First of all, the way is through the Church and the sacraments. According to Gregory, the Church is one body, which ‘receives cohesion and consistence by the harmony of the Spirit’ and which is destined to become ‘worthy of Christ Himself, Who is our head’.[1] It is within the Church that the human person can ‘bury himself with Christ, be risen with Christ, inherit Christ, become son of God and be himself named god’.[2] The true Church may not necessarily be numerous, it may be persecuted by heretics, deprived of its buildings and external grandeur, but if Christian faith is preserved in it undamaged, it remains a place of God’s presence, of the deification of the human person, a place where the Gospel is preached and where people ascend to heaven: ‘They have houses, but we the Dweller in the house; they have temples, we have God;[3] and besides it is ours to be living temples of the living God,[4] living sacrifices, reasonable burnt-offerings, perfect sacrifices, gods through the adoration of the Trinity’.[5]

The salvation of the human person takes place in the Church through his participation in the sacraments of Baptism and Eucharist. In Baptism, he is reborn and recreated by the deifying energy of the Holy Spirit: ‘...The Spirit... deifies me through Baptism... From the Spirit comes our rebirth, from rebirth comes a new creating... He makes us His temple, He deifies, He makes us complete, He initiates us in such a way that He both precedes Baptism and is wanted after it’.[6] As to the Eucharist, here we ‘partake of Christ, partake of His sufferings and His godhead’.[7] While Baptism purifies one from original sin, the Eucharist makes one a participant in the redemption worked out by Christ.[8]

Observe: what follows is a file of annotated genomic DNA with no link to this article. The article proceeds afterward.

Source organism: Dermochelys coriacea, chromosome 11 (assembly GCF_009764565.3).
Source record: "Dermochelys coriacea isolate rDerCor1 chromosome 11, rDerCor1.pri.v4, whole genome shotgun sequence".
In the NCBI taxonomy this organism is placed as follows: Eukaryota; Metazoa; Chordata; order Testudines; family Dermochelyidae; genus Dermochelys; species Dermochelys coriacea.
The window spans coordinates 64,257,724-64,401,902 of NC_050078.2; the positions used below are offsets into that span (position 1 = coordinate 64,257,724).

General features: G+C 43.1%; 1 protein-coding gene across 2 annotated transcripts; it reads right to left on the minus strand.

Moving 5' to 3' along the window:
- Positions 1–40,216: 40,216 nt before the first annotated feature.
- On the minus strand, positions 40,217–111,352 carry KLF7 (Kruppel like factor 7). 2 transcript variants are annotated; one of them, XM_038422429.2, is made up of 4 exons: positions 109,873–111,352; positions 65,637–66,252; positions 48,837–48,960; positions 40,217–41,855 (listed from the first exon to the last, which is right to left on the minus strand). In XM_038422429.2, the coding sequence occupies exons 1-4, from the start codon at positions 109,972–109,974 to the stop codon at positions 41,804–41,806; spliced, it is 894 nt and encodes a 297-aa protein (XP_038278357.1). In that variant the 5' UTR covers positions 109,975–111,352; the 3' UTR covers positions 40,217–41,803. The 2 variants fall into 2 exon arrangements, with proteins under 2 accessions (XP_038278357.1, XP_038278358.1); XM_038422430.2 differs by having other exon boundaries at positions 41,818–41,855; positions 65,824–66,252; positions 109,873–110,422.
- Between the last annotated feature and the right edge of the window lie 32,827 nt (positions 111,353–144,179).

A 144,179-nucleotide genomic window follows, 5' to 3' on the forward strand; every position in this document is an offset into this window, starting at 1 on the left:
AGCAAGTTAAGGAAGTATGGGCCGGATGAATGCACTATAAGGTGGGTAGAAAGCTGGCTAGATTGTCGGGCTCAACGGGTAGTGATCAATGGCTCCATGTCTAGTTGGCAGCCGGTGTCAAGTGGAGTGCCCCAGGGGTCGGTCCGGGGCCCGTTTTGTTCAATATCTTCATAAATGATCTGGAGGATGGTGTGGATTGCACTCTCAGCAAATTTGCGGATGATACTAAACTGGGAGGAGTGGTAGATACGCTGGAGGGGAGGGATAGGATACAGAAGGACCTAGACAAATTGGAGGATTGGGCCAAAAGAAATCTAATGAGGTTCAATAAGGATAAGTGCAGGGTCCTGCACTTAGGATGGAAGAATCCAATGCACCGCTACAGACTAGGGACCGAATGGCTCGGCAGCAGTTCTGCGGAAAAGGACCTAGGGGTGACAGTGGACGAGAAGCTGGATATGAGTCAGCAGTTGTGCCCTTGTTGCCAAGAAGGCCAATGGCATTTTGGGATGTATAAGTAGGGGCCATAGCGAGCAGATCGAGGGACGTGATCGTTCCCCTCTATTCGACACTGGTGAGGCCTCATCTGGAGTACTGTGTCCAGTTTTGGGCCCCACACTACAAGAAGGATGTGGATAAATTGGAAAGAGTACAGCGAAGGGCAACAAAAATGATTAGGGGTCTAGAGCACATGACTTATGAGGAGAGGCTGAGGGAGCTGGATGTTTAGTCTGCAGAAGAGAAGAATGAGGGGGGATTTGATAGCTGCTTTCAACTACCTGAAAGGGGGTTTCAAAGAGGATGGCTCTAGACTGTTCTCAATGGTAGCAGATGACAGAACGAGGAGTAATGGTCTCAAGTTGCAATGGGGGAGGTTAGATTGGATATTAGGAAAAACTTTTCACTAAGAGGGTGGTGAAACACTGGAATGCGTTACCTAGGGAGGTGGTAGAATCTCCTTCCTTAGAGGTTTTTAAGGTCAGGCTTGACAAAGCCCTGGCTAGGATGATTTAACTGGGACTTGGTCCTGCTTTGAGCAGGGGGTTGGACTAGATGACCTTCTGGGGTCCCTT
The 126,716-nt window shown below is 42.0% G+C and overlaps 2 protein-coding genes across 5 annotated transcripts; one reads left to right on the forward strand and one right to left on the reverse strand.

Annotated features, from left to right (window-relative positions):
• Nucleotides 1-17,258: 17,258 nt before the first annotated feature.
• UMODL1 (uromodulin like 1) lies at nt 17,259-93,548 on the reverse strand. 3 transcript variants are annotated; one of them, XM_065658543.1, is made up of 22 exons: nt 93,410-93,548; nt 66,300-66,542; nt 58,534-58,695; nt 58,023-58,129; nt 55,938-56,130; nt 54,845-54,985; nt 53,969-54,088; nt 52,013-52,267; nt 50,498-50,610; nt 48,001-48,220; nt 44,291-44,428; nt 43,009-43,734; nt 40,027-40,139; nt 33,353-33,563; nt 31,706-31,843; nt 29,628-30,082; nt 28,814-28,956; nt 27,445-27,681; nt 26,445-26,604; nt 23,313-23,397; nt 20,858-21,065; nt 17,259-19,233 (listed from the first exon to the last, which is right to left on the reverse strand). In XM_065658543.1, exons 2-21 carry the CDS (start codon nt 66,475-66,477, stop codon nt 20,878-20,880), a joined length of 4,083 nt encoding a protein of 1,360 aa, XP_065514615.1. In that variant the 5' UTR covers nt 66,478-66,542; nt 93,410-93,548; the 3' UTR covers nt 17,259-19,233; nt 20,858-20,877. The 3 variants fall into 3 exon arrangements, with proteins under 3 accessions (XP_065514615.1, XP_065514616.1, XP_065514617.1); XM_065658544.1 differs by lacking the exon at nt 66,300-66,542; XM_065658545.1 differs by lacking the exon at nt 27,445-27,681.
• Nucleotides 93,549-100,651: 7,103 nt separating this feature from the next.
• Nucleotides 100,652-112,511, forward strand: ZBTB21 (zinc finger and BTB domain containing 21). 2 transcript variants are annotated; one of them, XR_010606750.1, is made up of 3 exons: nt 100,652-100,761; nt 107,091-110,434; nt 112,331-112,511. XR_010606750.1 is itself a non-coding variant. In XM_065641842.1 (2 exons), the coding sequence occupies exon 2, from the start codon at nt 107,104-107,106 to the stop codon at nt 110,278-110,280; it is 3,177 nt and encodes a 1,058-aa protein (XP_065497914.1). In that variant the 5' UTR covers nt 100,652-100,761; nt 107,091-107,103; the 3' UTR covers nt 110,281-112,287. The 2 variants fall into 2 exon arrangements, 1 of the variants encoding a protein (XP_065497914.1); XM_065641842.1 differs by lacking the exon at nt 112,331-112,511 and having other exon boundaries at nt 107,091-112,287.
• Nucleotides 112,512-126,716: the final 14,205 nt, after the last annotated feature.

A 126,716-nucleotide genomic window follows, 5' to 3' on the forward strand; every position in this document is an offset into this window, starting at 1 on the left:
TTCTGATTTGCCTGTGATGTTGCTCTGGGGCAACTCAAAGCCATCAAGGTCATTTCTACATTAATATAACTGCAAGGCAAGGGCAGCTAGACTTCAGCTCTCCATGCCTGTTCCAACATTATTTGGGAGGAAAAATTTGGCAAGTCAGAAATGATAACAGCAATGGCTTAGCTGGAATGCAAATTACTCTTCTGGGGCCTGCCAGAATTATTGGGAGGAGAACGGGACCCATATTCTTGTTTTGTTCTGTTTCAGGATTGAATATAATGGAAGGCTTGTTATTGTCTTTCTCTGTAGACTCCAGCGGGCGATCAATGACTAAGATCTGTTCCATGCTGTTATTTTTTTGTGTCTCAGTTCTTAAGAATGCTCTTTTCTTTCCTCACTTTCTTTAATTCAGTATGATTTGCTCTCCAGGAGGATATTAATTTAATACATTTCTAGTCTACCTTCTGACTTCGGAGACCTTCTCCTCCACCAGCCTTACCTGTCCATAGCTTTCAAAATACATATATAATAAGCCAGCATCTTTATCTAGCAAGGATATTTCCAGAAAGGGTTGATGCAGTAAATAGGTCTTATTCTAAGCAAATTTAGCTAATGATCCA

Deification occurs because of one’s love for God. According to Gregory, ‘love for God is a way of deification’.[9] The end of this way is mingling with God, which is deification: ‘I am Christ’s possession: I have become a temple and a sacrifice, and I shall become god, when my soul is mingled with the Godhead’.[10]

The way towards deification also consists of good deeds towards other people: ‘Show your zeal not in evil-doing, but in doing something good, if you want to be god’.[11] Philanthropic activity is assimilation to God: through being generous and merciful a governor can be a god to his subjects, a rich person to the poor, a healthy person to the sick.[12] Deification is not only an intellectual ascent. The entire life of a Christian should become the way towards deification through observing God’s commandments: ‘Be elevated in your life rather than in your thought. The former deifies, while the latter can lead to a great fall. Measure your life not according to a scale of insignificant things, for even if you ascend high, you will always be lower than (what is demanded) by the commandment’.[13]

The ascetical life also contributes to the deification of the human person. Gregory speaks of the virgins as those who ascend to the heights of deification through their bodily and spiritual purity: ‘Around the light-bearing King, there stands a blameless and heavenly choir: those who haste from earth in order to become god, those who are bearers of Christ, ministers of the Cross, despisers of the world, who are dead for earthly things, who are anxious about heavenly realities, who are lanterns for the world, clear mirrors of light’.[14] The ascetical life, however, is necessary not only for virgins and monks: every Christian should be an ascetic, at least to a certain degree, if he wants to reach deification. In his Eleventh Discourse, which was dedicated to the feat of the Maccabees, Gregory admonishes his flock as follows: